- Trust in the experts – Respect expert opinions over your own. Just because you saw a YouTube video doesn’t mean you should form your own medical opinion counter to those of the vast majority of medical professionals. Science is not facts, it is the ongoing process of factual discovery through constant scrutiny of data by trained professionals. Trust the process and trust the real experts.
- Practicing Empathy – Our social issues come from a lack of empathy for our fellow man. The more we empathize with one another’s struggles, with one another’s pain, with one another’s hopes and dreams, the more we realize we’re all the same. We’re all just humans trying to make it another day. We have far more in common with one another than we do differences. We should treat everyone accordingly.
- Money – Money is just a means to an end, not the end itself. Money itself shouldn’t be the goal, a life full of rich and rewarding experiences should be.
- Planet – We have ONE planet, it is your duty to leave the world better than you found it. Don’t litter, drive low emission vehicles, reduce/reuse where you can and buy carbon neutral or buy carbon credits to offset your own impact on the planet.
- Elect politicians that aren’t complete f****** idiots – As of August 25th, 2021, 26 people in New Zealand have died from COVID-19. In the United States, over 632,000. Elections matter. It’s literally a matter of life and death.
My favorite lesson on business philosophy
Most people know that the Japanese make the most reliable cars on the planet. 4 of the top 5 most reliable car companies in the world are all Japanese (according to Consumer Reports 2021 Auto Reliability Report).
That’s not by accident. It’s not because the Japanese have better materials or better technology available to them. It’s about CULTURE.
Toyota employs a concept known as Kaizen (the philosophy of continuous improvement) and respect and empowerment for people, particularly line workers. What this translates to is a sharp contrast in comparison to the reliability of American vehicles. Lincoln was dead last for reliability and Tesla was second to last. This too is not by coincidence.
Reason being is American car manufacturers will completely redesign a vehicle model every 5-7 years. That means every single component has to be reengineered even if the previous generation was working flawlessly.
Which design philosophy do you think yields the most reliable vehicles? The one where everything is completely and routinely redesigned or the one where small incremental changes are made? It’s the latter of course, and that’s why the Japanese win.
Isn’t it amazing that how something as intangible as culture can have far reaching effects in the physical products a company creates. It’s because of Kaizen, that I personally only buy Japanese vehicles.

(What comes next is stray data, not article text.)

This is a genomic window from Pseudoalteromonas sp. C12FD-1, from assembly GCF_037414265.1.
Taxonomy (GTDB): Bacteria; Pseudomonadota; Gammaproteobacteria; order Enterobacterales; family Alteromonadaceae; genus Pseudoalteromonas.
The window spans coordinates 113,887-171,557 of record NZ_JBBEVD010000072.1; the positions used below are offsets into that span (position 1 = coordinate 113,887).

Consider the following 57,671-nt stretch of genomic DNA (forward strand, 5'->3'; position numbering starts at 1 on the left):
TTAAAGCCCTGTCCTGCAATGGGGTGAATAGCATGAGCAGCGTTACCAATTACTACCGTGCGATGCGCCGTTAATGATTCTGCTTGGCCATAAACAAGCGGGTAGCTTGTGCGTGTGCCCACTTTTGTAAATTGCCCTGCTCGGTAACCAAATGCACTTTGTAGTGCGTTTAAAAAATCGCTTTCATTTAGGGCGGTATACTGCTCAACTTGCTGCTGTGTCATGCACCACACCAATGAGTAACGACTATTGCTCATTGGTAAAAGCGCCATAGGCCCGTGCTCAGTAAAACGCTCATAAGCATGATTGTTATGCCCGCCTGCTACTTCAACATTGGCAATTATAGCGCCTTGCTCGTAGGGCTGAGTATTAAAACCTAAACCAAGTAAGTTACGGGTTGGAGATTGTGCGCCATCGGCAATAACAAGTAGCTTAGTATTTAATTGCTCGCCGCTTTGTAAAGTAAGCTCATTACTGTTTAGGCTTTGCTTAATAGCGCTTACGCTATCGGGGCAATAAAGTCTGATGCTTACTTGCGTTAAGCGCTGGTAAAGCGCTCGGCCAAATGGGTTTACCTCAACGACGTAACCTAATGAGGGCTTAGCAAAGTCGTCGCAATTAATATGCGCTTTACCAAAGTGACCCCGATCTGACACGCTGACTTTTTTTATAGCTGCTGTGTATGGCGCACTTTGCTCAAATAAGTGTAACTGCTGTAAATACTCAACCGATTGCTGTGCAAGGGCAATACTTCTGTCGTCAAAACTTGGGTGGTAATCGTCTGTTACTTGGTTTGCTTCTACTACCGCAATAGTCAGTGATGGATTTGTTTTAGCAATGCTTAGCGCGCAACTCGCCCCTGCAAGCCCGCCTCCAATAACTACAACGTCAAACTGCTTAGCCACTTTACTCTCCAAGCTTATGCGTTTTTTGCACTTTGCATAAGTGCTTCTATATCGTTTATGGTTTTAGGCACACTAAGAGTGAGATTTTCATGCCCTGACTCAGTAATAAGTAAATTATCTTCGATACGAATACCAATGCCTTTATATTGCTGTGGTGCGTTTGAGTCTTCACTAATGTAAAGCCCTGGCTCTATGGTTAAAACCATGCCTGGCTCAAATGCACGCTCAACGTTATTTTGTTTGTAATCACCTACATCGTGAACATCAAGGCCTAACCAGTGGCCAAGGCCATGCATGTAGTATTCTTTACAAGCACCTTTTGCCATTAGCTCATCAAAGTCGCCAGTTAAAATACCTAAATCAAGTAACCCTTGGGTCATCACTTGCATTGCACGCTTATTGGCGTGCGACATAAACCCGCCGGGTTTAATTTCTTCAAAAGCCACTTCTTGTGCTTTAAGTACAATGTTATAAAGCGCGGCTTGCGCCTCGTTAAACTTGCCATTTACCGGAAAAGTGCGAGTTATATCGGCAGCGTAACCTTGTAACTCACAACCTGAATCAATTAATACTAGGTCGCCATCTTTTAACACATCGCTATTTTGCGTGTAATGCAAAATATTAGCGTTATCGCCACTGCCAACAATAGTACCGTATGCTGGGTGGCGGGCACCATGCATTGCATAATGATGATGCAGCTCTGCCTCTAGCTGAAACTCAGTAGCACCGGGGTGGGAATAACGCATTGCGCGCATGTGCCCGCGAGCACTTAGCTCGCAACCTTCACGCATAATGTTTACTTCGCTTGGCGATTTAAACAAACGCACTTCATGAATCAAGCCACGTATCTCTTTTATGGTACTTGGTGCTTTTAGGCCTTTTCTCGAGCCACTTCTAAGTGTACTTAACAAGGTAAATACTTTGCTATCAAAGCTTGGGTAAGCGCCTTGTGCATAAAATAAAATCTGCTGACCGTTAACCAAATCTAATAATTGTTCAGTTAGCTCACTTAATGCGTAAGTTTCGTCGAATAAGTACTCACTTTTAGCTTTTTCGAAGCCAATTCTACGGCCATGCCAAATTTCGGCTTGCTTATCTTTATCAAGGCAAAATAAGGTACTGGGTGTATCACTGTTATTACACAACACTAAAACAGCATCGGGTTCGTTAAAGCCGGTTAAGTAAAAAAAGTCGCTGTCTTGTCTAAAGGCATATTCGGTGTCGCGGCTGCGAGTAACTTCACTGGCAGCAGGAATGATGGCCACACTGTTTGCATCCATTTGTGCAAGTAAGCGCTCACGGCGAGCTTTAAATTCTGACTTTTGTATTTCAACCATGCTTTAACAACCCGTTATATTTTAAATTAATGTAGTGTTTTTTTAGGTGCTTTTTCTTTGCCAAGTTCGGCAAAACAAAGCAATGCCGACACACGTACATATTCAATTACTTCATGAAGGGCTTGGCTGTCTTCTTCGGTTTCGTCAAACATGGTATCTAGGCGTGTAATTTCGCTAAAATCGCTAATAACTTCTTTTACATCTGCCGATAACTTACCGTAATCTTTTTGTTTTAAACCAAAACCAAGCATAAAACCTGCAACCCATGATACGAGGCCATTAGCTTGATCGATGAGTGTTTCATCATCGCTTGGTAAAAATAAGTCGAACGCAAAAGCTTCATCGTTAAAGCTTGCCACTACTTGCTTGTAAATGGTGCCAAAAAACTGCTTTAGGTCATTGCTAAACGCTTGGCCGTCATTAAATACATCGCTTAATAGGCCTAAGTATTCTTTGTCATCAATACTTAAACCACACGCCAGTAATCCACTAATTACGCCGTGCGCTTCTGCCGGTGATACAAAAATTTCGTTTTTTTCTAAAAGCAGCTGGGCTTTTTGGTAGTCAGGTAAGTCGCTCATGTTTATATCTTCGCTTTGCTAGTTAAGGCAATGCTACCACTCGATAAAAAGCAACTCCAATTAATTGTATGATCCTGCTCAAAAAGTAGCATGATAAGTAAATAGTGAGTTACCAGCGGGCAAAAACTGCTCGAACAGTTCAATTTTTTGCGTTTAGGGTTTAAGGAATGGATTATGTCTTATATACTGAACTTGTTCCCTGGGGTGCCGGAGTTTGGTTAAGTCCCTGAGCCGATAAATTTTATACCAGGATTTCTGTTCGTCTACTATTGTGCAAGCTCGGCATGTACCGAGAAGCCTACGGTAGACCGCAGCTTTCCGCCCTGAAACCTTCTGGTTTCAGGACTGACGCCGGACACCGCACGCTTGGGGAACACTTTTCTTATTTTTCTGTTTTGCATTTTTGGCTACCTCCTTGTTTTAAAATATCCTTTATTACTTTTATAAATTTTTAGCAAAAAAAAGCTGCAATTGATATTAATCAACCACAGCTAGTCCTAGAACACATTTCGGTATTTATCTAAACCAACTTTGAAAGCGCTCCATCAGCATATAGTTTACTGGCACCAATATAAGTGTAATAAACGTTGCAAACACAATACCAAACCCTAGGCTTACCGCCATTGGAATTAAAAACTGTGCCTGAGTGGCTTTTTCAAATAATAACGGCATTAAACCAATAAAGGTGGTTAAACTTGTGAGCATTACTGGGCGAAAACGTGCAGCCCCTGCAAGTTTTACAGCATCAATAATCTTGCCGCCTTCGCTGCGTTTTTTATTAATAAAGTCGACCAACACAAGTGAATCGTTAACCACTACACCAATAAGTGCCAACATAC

I believe this example demonstrates why a company’s culture and philosophy tells you everything you need to know about them. With all that said, here’s mine.
Act as your client's fiduciary
Call me radical but aren’t service providers literally being paid to put their client’s interests before their own. If we are, shouldn’t we be held to the same standards as fiduciary service providers?
What I mean by this is maybe agencies shouldn’t sell their clients services for $5k/mo that they know likely won’t deliver a ROI.
It is your duty to your client to strive to be the smartest one in the room
“If you haven’t read hundreds of books, you are functionally illiterate, and you will be incompetent, because your personal experiences alone aren’t broad enough to sustain you.”
-Retired Marine Corps General James Norman Mattis
Marketing is a constantly evolving profession, we’re not growing potatoes here. Our clients are paying us to consistently educate ourselves, frequently bring innovative ideas to the table, and then execute them. We’re failing our clients if we’re not constantly evolving.
Your number one priority should be maximizing your client's profits
Isn’t the best way to serve our clients is to strive to make them as much money as possible as affordably as possible? If that happens, everything else sorts itself out, everything.
This is why I love performance-based marketing, it completely aligns the client and the marketer’s financial interests.
👋 Hey there! 👋
I’m Edward Kado.
I’m obsessed with helping businesses scale and thrive through better sales, marketing, and productivity systems. I want to help you too!
Say hello and let’s form a plan to make your business fly🚀